of our whole operating philosophy. To have the Ocean Lab and to understand that we are making a
difference - - the science is cutting edge and it is really meaningful - - is something we are really proud
of,” says Captain Wright.

The Ocean Lab also benefits RCI in that it is a unique attraction for passengers.  No other major
cruise line offers passengers the opportunity to visit an operating scientific laboratory and to interact
with the scientists who are doing experiments and collecting data.  At first glance, this may seem like a
mismatch inasmuch as RCI seeks to attract passengers with an “active” lifestyle who are interested in
rock climbing walls, ice skating rinks and water sports facilities.  However, Captain Wright points out,
“In the six years [since the project began], we have had over 80,000 of our guests go through the lab
and participate in the interactive Eco-Learning Center that we also have on board, and that is huge.  It
is something we can offer our guests that is unique and very meaningful to them.  They walk away
with a very positive experience.”

Establishing this attraction was not free for RCI.  When the decision was made to go ahead with the
project, EXPLORER was already under construction.  Consequently, areas that had already been
completed had to be ripped out and converted into laboratory space.  Sensors had to be built into the
hull for taking samples.  Miles of fiber optic cable were laid to link the sensors to the labs.  In all, over
$3.5 million was spent by RCI.  Another million was contributed by the federal government and half a
million by the University of Miami.

Some 280 scientists have sailed on EXPLORER as part of the Ocean Lab project.  They have
launched more than 800 weather balloons and taken 1,200 water samples.  This research has resulted
in 100 scientific papers by the faculty of the Rosenstiel School alone.

One of the issues that is being researched by the Ocean Lab is the regional intake of carbon dioxide by
the ocean. Dr Brown explains, “Something like a third of the carbon dioxide that we put into the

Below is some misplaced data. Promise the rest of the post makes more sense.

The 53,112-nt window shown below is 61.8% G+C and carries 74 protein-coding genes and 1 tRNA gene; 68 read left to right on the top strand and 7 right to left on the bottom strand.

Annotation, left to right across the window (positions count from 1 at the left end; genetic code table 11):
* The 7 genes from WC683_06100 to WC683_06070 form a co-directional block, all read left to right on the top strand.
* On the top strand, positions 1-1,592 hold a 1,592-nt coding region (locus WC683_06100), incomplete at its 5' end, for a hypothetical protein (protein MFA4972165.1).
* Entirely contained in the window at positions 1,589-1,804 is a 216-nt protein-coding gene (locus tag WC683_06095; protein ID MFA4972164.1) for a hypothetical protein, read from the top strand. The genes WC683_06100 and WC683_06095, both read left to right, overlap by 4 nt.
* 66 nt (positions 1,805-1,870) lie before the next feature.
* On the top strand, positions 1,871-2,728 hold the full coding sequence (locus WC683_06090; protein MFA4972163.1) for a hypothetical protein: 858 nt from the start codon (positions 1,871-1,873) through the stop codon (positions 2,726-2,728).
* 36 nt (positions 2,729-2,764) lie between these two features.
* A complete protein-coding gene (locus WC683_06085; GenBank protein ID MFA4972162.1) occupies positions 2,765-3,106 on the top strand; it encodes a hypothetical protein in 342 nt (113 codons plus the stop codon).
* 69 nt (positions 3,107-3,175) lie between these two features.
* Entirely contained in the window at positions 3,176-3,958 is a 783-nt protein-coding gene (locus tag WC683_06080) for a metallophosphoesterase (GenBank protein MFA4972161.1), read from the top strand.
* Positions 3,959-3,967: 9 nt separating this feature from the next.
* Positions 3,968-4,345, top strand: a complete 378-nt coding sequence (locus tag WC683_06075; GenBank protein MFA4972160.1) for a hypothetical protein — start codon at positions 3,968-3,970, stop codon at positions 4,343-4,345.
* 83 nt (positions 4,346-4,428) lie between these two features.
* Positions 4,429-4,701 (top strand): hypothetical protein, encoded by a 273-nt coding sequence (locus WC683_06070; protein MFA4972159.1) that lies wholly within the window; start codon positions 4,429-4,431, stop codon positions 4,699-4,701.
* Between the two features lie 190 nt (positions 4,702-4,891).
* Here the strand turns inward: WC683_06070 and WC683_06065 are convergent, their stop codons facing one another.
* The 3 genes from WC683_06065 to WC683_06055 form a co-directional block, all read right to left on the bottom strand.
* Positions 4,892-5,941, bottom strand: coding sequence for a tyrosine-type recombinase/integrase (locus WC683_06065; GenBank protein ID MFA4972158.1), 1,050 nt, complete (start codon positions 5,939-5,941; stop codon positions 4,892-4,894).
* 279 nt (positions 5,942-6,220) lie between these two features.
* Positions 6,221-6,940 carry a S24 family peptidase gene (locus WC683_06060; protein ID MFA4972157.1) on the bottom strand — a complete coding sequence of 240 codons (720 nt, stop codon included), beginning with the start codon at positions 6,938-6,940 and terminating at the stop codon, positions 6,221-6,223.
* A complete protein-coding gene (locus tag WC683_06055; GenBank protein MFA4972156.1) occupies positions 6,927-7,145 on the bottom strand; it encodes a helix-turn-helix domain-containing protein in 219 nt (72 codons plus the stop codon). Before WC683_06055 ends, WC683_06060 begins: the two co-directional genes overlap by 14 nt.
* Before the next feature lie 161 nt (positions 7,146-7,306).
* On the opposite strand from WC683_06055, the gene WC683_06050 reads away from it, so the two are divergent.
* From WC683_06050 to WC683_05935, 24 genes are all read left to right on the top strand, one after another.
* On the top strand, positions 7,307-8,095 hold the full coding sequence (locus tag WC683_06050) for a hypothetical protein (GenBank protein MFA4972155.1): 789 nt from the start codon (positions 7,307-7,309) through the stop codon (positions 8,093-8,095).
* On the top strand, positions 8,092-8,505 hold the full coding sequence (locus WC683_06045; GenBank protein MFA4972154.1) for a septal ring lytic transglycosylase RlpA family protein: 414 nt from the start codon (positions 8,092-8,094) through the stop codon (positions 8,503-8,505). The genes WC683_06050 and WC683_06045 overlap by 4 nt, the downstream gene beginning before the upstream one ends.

atmosphere ends up sequestered in the ocean.  We are trying to understand the regional variability of
that.  The one thing that is clear whether you believe in greenhouse warming or not is that the CO2
concentration in the atmosphere is increasing.  So the question is, what is that going to mean to the
upper ocean, what is it going to mean to the biological pump in the ocean, what does it mean to the
acidity of the upper ocean and ecosystem in the ocean?  This is one way that we can start to get at that
by better understanding regional variability.”

Among other things, the Ocean Lab is also being used to validate observations made by NOAA and
NASA satellites and to study the circulation of the Gulf Stream.  The lab’s instrumentation takes
atmospheric measurements which are sent  via satellite communication hourly to the National Weather
Service.   With EXPLORER now spending part of each year operating out of New York Harbor, the
lab can now study a wider area.  “Not only can we now look at tropical phenomena in the Caribbean
but [in the winter and fall] we can start to look at Nor-easters and how they develop off of New
England.”  Dr. Brown notes.

“You think a cruise ship, it must be for show, it can’t be real. Trust me, it is all real and really high
quality data is coming out of it.” Referring to the name of the ship, Dr. Brown concluded, “It is very
consistent with the theme of this vessel, I mean of ocean exploration.  That is why we are here.”
There are more photos
(including exterior photos) and
more information  about
EXPLORER OF THE SEAS on
the EXPLORER OF THE SEAS
Profile Page

CLICK HERE TO GO TO THE PROFILE PAGE
Cruise ship interview - Royal Caribbean - Explorer of the Seas - Dr. Otis Brown and Captain William Wright
BEYONDSHIPS HOME

CRUISE SHIPS HOME

CRUISE ARTICLES

CRUISE FAQS

CRUISE DESTINATIONS

ROYAL CARIBBEAN PAGE

ADVENTURE OF THE SEAS PROFILE

ALLURE OF THE SEAS PROFILE

ANTHEM OF THE SEAS PROFILE

BRILLIANCE OF THE SEAS PROFILE

ENCHANTMENT OF THE SEAS PROFILE

EXPLORER OF THE SEAS PROFILE

FREEDOM OF THE SEAS PROFILE

GRANDEUR OF THE SEAS PROFILE

HARMONY OF THE SEAS PROFILE

INDEPENDENCE OF THE SEAS PROFILE

JEWEL OF THE SEAS PROFILE

LEGEND OF THE SEAS PROFILE

LIBERTY OF THE SEAS PROFILE

MAJESTY OF THE SEAS PROFILE

MONARCH OF THE SEAS

NAVIGATOR OF THE SEAS PROFILE

OASIS OF THE SEAS PROFILE

QUANTUM OF THE SEAS PROFILE

RADIANCE OF THE SEAS PROFILE

SERENADE OF THE SEAS PROFILE

VISION OF THE SEAS PROFILE